The insurmountable hurdle in the quest for immortality is going to boil down to an evolutionary box canyon where, because of all the good-enough-for-reproductive-work “choices” made before, you just can’t get there from here. Evolution rewards expediency and economy, making do with what’s at hand and finding multiple, often opposing, uses for everything biological. Because of this, attempted improvements in the workings of the body at some point lead to a problem elsewhere. Pharmaceutical development is always an attempt to improve the benefits and reduce the costs, but the tradeoffs can never completely be eliminated. When man finds a new use for a wheel it could be a table top. When evolution finds a new use for a wheel it’s likely to be the table legs, chairs, half the fireplace, the front door, and part of the driveway too.

A counter argument can be made that there are some creatures on earth that live extraordinarily long lives, and by discovering their secrets we’ll be able to emulate them. While that research no doubt will lead to some improvements in longevity, those other species aren’t us. Different evolutionary histories lead to different box canyons (e.g. trees aren’t that smart and tortoises have to bear the indignity of petting zoos). We’ve been social animals for far longer than the last decade, and as a result our immune systems may be the most complex in the world. This has allowed us to survive domesticating animals and sending kids to daycare to trade secretions, but targeting all manner of pathogens over a lifetime inevitably results in false positives. Systemic inflammation and an early demise is one of the likely results. Being warm-blooded, with a far higher metabolic rate than a bristlecone pine or tortoise, is another example of a beneficial trait that imposes a significant set of hurdles to immortality. Biology is a package deal composed of millions of interrelated pieces. Because of this evolutionary baggage, picking and choosing the traits we’d like and putting them together doesn’t mean they will work the way we intend.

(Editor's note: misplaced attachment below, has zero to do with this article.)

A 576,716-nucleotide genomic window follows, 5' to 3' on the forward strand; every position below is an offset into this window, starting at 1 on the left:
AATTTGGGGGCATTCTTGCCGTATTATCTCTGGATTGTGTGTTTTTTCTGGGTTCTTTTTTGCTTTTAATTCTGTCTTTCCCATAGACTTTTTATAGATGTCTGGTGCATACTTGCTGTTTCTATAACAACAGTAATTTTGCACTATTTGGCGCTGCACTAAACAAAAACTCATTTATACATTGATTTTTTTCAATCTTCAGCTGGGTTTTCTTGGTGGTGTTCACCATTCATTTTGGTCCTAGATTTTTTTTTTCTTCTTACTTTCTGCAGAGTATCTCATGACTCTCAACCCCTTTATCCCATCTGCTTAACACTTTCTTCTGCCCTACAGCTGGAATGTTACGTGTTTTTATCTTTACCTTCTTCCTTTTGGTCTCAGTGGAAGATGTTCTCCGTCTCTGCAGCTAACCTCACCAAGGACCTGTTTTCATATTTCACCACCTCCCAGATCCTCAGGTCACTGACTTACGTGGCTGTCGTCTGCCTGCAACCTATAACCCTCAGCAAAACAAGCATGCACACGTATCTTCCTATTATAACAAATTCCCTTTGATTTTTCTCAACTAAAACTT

Reduce/reuse/recycle engineering isn’t the only issue. Once reproduction stops, anything that sends you to an early grave after that can accumulate in the genes virtually unmolested. To a large extent, aging is the result of that genetic neglect. In theory, that category of defect should be fixable with little downside. The bad news is that there are likely millions of such defects that would need to be identified and changed. The even worse news is, once altered, many of them will turn out not to have been deleterious junk after all – which leads back to the Rube Goldberg engineering problem.

This doesn’t mean that immortal biological beings couldn’t be created someday. Unfortunately it would require a complete re-engineering from the ground up, and the final result would be something quite different from the original. It’s the same problem as with the Transhumanists’ idea of uploading our minds: Human mind and body are an inseparable, integrated whole. In fact, if you look at human behavior objectively, the body is clearly in charge of the mind. Much of what we do revolves around simply maintaining homeostasis, with emotions created to motivate us to action, and most of the rest is a direct or indirect attempt to enhance reproductive success (e.g. buying a Ferrari). What would be left if that were removed or radically altered? I’m not sure, but it definitely wouldn’t be recognizably human. Even if the technical problems of uploading a brain could be solved, once separated from the bodily milieu it would cease to be you, and that’s hardly immortality.

Though immortality may be beyond our reach, it doesn’t mean increased longevity is a lost cause. While our evolutionary heritage may have screwed us on a grand scale, increasing healthy lifespans by a significant percentage is a near certainty. If markets are allowed to operate, it could happen well within those filthy daycare tots’ lifetimes. But I’m afraid that will have to do, you lucky little bastards. Wetware life will always be too short.